Homeowners considering replacement windows have many different choices available, but one of the more uncommon options that is growing in popularity is block windows or glass block. Unlike other window options, the typical reason for going with glass block is to obscure the view into or out of the area in which they have been installed.
That’s because most block windows are engineered and manufactured for allowing light to come through while reducing visibility considerably. For this reason, glass block window is often the best choice for putting windows and glass in bathrooms, bedrooms, even certain common areas of the home that should be kept private from the outside. These are often found in certain types of patio doors and windows. Your Cape Cod patio door dealer can show you the many choices that are available.
Standard glass blocks have a whole range of uses and many folks wonder how these windows are created due to their unique appearance, shape, and purpose. So let’s take a look at the processes that go into creating block windows to give you a better understanding of the ways in which they can be installed in and around the house.
Origins of Block Windows
These types of windows got their start in factories in order to allow light to come in while maintaining a high level of security from prying eyes of passersby. As these glass blocks became more widely implemented, architects and home designers took notice and began to apply them for use in homes and offices as a means of structural foundation and modularity combined with aesthetic design.
Manufacturing Block Windows
Each glass block is created through a series of manufacturing processes that start with creating two halves of molten glass which are inserted into a mold. The mold is where the block gets its particular surface pattern that will be visible to the naked eye once the window is fully formed and installed in your home.
The pattern isn’t always complicated enough to minimize visibility but whatever pattern you select for the glass block being placed in your home or office, the mold that each half is pressed into will give it that unique character.
Once the halves are formed they are then pressed together in order to form a solid block. The thickness of that block may vary as the sizes of the halves differ. When the halves are combined there is usually a hollow center within the block through the outer walls are reinforced to give every block stability and strength for when they are stacked atop one another.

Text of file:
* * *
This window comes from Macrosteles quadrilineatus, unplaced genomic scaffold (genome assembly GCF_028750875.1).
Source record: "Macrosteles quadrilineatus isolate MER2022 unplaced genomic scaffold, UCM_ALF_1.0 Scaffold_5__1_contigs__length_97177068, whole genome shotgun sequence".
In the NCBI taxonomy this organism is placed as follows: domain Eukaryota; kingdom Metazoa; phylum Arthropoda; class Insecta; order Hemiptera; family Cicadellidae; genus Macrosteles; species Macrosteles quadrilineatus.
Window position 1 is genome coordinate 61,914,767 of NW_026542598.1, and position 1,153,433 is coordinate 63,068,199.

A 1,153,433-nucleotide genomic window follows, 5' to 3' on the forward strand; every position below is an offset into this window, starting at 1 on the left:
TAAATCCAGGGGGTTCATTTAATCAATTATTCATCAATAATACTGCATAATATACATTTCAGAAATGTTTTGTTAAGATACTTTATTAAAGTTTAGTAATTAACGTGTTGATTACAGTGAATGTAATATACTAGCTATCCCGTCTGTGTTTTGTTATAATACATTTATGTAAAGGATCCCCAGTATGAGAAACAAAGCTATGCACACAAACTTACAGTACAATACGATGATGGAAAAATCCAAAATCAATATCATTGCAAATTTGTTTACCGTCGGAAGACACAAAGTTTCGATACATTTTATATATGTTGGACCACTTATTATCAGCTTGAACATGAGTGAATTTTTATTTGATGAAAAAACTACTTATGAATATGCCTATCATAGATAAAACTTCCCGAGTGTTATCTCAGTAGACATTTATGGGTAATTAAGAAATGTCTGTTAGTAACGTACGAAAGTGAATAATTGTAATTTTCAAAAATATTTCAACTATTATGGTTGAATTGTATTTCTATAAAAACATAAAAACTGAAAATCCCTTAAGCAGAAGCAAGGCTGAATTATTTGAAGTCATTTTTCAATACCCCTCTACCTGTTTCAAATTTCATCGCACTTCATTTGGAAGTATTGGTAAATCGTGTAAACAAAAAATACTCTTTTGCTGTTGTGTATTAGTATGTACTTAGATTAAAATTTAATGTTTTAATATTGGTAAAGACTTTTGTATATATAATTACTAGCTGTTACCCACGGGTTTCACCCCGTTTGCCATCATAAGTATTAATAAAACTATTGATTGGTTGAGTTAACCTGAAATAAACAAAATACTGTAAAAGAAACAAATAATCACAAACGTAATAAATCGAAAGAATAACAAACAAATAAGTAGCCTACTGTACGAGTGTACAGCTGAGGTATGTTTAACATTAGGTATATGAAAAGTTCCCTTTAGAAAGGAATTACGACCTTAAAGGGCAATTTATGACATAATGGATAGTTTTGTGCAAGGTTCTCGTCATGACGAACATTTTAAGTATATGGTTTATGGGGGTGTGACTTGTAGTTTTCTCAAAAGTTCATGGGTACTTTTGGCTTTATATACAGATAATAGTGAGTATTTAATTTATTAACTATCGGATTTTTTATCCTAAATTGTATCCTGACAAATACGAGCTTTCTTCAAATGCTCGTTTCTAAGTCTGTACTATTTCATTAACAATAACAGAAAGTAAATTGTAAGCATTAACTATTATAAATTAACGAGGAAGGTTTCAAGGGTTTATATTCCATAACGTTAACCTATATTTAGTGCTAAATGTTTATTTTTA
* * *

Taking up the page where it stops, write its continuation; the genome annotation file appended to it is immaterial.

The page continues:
After heating the glass to extremely high temperatures in order to pattern and combine the two halves to create the block, it’s allowed to cool at a specific temperature for an extended period of time. This part of the process is designed to give the glass increased resilience. Slow cooling prevents the glass from shattering or exploding
The finished product will be very difficult to fracture or chip upon impact, which is why these windows are utilized to build walls and other foundational elements in your home or office.
Appearance of Block Windows
Most people think of glass block and they envision the large, thick glass squares they might have seen at a doctor’s office or in the foyer of a home built in the early to mid-1980. The truth is block windows have come a long way since the days when glass block was all the rage. Now these types of windows are available in a variety of styles, patterns, and sizes, those thick squares that were used back in the day a less common choice than slimmer, more modern versions that are ideal for a wide range of construction and renovation jobs.
Available Types of Block Windows
If you’re interested in block windows for your home, you have multiple types and features from which to choose. These are some of the options that are available:
This form of glass block is ideal for use in the exterior areas of the home as they have been formulated to be bullet resistant and nearly impossible to shatter from the outside. They can prevent intruders from targeting this area of the property as a means to break into your home.
These blocks are also fire-resistant so you need not worry about this material is vulnerable to fires and extreme temperatures.
When you select this form of glass block you’ll get a window that comes with an additional component of insulation as a thermal barrier inside the glass itself. Should the glass be compromised or the gas leak, the block can implode. But this is far safer than the gas exploding outward. In those rare instances where such a thing might occur, the block is built to shatter inwards.